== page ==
Children cycling on a city’s roads and paths are the canary in the coal mine. Without overthinking this too much, a parent won’t let a child out to play on a bike unless that parent can perceive that the child can make mistakes and not be run over.
And this gets to the premise that Cycle Bath campaigns on:
To enable everyone to cycle in comfort we need high quality space for cycling, inclusive for all ages and abilities, connecting communities with schools and centres of employment. Routes must be direct and cohesive, with space on main roads re-allocated from the general carriageway, not the footway.
So when Peter Walker writes in the Guardian:
In countries where decades of investment in bike routes has made cycling safer and more everyday, the reverse is true. Almost 40% of Dutch children go to and from school by bike.
We need to understand how you achieve that level of cycling and for that we can look at Public Highways England IAN 195
This document is readily discounted by Council Highways departments as it only relates to the strategic road network, but this table is also in the London Cycle Design Standards, the Welsh Active Travel Design guidance, NACTO Global Street Design Guide, and has its origins in the Dutch CROW manual.
It is a fundamental recognition that if you want people cycling you have to change your roads to ENABLE people to do it.
Lack of political will
We talk about the 40,000 people dying from Air Pollution each year. Rarely do we see mention of the 85,000 dying from obesity related diseases.
In the UK obesity is at 27% and in the Netherlands at 10%. So about 62% of our obesity is down to our built environment, the responsibility of Council Highways departments and councillors. It’s predicted that by 2030 the UK will be at 35% and the Netherlands at 8.5%. So 75%, THREE QUARTERS of obesity will be down to Councillors and Council Officers.
We need to have councils recognise that the health and wellbeing of our residents comes before any other ‘need’ and that we need to change the priorities around delivering transport schemes and make politically hard decisions to enable children to cycle.
The council is currently in the process of delivering the Weston to Julian Road Scheme. However it is a compromise. The route is identified on the Bath Cycle map as a key connection from the RUH to Fairfield.
Even the http://www.pct.bike/m/?r=avon tool identifies this as a desirable commuter route
It’s just paint
The problem is though that the scheme is just paint. So we’re relying on the good behaviour of drivers to keep your child safe, rather a lot of the time. 😦
Have a look at the drawings and ask yourself if this would persuade you to let an 8 year old child ride to school along this route.
Asking the wrong question
We know what works. We’ve seen it in London, Cambridge, Oxford, York, Manchester, Leeds, and many more. You do not compromise if you want to get more people cycling. The golden rule is this chart:
If you’re designing a quiet 20mph road scheme for combined traffic on a high volume 20mph road then you have been politically compromised and are prioritising motorised traffic flow. We have a health crisis caused by our transport system. Be part of the solution, not part of the problem.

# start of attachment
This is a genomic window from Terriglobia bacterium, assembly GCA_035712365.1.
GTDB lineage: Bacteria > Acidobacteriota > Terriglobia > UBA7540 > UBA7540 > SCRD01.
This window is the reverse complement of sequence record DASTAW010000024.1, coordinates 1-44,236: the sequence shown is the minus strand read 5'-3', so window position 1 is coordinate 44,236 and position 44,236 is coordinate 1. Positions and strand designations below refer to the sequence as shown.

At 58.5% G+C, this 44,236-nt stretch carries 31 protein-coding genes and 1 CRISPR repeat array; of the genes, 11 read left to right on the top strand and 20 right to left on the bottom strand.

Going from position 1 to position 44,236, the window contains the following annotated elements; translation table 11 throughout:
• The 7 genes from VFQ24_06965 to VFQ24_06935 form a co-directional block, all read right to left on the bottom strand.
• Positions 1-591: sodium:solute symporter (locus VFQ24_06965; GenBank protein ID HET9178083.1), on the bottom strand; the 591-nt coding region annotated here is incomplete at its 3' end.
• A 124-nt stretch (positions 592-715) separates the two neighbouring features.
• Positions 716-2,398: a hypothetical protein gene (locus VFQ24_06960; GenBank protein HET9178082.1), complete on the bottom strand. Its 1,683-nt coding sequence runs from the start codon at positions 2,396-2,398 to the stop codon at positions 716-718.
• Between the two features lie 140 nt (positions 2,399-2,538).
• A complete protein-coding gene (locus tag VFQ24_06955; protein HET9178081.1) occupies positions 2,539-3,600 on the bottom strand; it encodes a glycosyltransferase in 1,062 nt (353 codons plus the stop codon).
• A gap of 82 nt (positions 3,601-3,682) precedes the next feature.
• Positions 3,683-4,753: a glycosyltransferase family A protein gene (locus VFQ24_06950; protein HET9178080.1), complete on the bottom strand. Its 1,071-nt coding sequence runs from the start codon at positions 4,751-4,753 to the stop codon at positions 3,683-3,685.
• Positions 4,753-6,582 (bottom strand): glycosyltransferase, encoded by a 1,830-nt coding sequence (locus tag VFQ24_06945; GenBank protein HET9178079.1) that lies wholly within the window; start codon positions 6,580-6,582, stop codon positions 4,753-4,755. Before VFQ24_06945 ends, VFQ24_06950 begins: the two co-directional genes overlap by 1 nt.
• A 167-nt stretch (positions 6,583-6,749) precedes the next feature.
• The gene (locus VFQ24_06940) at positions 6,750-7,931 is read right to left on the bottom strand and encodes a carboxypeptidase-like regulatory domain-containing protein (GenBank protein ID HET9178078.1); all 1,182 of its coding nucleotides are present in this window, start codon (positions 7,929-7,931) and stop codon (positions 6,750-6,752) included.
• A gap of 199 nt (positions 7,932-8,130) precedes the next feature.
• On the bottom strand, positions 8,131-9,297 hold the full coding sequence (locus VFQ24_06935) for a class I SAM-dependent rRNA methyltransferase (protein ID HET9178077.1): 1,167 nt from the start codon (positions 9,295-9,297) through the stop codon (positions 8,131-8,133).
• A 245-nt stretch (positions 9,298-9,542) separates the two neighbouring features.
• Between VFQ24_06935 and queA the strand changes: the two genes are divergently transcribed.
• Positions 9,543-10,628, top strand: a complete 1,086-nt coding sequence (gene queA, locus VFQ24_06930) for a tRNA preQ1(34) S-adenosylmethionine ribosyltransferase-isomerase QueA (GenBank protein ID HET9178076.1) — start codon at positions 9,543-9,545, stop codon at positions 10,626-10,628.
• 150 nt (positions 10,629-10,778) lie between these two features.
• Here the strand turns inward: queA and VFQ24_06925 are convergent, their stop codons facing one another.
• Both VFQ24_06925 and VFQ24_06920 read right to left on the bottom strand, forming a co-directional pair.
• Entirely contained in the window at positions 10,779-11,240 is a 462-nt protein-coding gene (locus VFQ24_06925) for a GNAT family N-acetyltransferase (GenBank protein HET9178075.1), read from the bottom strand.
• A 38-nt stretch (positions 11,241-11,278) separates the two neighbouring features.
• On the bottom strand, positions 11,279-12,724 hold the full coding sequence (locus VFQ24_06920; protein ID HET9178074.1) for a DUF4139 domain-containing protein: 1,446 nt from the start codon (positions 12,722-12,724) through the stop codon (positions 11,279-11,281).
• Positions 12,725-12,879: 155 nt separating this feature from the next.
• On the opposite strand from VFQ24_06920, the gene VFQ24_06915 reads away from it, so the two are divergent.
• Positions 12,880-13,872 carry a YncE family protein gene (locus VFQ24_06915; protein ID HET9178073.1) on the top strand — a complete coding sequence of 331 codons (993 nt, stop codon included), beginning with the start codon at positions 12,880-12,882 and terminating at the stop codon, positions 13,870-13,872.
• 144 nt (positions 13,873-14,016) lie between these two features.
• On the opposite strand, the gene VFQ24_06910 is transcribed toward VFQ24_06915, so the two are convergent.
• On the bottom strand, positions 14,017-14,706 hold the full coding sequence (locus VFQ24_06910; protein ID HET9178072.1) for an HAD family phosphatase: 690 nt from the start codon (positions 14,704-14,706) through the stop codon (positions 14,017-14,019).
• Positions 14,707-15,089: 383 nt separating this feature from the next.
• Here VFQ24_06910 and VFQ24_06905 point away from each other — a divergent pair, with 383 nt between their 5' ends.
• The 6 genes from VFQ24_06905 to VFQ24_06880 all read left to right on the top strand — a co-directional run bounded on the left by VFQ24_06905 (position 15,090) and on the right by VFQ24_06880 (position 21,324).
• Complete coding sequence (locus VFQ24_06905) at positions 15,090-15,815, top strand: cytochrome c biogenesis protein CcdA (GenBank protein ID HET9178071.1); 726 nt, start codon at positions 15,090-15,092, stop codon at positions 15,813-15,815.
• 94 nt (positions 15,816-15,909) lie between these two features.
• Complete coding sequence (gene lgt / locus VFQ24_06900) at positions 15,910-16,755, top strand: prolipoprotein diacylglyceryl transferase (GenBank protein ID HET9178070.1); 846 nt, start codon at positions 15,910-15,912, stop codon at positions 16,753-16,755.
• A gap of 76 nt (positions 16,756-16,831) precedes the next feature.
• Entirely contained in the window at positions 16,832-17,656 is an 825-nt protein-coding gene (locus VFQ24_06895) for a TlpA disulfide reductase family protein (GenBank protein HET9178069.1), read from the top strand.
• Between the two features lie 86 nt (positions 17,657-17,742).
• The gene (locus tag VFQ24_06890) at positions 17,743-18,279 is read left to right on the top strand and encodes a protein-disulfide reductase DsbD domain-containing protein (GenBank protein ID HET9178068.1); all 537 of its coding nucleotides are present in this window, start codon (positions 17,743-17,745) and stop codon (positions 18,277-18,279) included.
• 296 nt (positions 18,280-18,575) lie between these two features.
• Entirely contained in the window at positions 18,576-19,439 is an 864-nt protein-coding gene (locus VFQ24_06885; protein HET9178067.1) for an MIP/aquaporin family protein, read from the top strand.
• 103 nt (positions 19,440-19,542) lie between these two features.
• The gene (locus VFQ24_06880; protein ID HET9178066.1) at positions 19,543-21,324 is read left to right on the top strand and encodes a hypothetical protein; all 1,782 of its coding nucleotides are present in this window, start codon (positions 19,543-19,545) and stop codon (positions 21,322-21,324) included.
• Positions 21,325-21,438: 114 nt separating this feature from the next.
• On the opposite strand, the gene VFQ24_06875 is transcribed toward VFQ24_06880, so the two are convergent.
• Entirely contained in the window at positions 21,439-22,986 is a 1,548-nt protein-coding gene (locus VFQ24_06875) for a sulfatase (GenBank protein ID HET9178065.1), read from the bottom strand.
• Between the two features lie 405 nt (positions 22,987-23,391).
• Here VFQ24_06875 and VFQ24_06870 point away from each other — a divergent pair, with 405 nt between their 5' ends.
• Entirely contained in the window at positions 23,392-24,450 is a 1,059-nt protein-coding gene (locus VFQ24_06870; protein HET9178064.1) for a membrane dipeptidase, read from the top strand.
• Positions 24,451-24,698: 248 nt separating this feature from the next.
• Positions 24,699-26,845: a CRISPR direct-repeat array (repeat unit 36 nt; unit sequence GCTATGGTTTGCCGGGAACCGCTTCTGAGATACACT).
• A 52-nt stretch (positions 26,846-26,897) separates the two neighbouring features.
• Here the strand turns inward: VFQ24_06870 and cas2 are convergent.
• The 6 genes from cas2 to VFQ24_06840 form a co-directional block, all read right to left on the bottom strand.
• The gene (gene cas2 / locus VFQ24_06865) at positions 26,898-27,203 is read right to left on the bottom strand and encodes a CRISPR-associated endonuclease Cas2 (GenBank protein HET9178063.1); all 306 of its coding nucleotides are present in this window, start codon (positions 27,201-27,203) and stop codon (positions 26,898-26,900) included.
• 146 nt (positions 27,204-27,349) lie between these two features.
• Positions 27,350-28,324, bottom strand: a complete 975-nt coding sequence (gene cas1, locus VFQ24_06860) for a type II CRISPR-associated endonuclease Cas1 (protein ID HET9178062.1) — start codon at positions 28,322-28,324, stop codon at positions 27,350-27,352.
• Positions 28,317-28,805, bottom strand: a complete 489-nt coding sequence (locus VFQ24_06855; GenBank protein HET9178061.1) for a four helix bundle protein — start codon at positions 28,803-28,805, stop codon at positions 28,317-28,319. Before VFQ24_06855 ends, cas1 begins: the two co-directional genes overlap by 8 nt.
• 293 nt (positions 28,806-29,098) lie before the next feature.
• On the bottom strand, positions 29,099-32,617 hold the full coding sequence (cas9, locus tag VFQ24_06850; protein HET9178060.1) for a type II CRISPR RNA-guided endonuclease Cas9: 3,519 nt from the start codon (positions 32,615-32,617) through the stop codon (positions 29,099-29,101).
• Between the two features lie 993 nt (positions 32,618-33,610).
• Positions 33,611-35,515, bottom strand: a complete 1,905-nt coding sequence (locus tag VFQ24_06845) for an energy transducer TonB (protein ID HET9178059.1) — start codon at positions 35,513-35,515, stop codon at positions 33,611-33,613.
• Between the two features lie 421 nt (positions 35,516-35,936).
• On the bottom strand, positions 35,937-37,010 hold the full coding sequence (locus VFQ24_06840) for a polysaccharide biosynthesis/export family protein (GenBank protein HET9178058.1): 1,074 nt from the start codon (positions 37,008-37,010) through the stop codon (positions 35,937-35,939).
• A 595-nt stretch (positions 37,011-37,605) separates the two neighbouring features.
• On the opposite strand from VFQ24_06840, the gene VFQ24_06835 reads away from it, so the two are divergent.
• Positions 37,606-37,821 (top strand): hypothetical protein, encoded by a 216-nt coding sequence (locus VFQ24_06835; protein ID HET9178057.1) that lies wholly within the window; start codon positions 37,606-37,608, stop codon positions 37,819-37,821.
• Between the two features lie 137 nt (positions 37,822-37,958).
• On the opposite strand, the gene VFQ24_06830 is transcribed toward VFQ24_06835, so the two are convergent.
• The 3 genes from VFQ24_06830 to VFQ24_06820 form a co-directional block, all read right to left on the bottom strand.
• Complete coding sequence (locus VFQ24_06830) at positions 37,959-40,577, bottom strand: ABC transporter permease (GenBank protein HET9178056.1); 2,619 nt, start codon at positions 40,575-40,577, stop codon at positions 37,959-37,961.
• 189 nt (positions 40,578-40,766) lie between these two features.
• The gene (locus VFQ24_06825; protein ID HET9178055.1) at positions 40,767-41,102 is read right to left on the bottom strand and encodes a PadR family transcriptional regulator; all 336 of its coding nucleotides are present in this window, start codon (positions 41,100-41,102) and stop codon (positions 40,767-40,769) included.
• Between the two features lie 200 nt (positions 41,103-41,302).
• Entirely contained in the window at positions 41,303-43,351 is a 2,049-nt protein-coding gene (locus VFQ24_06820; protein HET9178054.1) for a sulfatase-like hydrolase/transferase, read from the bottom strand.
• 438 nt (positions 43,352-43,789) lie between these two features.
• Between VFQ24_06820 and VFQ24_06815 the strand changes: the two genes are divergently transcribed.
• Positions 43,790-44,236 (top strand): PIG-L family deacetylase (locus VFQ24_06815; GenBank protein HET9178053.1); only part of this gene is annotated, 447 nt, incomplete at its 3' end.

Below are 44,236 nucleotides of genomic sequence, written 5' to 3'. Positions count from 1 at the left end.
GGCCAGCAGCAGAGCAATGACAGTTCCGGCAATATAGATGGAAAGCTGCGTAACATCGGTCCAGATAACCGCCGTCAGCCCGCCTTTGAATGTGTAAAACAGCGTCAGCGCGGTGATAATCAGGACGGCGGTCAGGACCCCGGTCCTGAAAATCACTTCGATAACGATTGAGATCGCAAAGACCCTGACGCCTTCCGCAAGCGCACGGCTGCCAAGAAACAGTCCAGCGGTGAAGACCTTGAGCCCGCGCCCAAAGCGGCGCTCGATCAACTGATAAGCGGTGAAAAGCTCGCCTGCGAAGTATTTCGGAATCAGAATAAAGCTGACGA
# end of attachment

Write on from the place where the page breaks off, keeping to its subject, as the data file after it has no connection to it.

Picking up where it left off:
Change the nature of the road
If you do not have the space to deliver the minimum level of provision, then you need to change the road. You need to reduce the speed and reduce the traffic flow to a level where the design is acceptable.
Fixing the Weston scheme
In all honesty this is simply a case of the use of filtering. Recognise that you want to create a network of quiet streets that are good for walking and cycling through the use of bollards to close streets to through traffic.
I would close access to the High Street from Crown Hill which would significantly remove the traffic along narrow Crown Hill and reduce traffic along Weston Park to local traffic only:
I’d close off Marborough Buildings access to Julian Road creating a quiet route into the heart of the city and solve an accident black spot.
I’d also make more use of cycle streets within the scheme to encourage good passing behaviour for drivers. Note how the width of the cycle paths is never compromised.
If we do not have the space to deliver the right infrastructure, change the nature of the road.
Killer door zones applenty
Oh and for all our children’s sakes, if we do recognise that a road is a vital transport corridor can we remove on-street parking to deliver a good scheme? Politically the answer is probably not.
Creating Healthy Streets
London recently announced the Mayor’s Healthy Streets For London prioritising walking, cycling and public transport. This idea of Healthy Streets is one that we should all embrace.
Design your city to how you want it to be, not to how it is.
We’ll be back
The Weston scheme is a series of political compromises that does nothing to get more people cycling while highlighting how poor our councillors are at doing anything other than maintaining the status quo of us living in a polluted unhealthy city.
It needed cheap road closures and a priority to deliver healthy streets to get more people walking and cycling. Instead it’s measly paint on the road and retention of
on street parking deadly dooring zones.
Making health a legal requirement
There is no legal requirement for the Council’s Highways team to force councillors to accept a high quality scheme and the necessary changes to make it happen. Neither does there seem to be a moral duty by councillors to deliver good healthy schemes that actually makes a difference.
We can all get fat while having breathing difficulties as long as we keep voting.
Healthy Street Corridors
We need a rethink in the way councils are designing and delivering schemes and at it’s core is the health of residents. Nothing else should matter.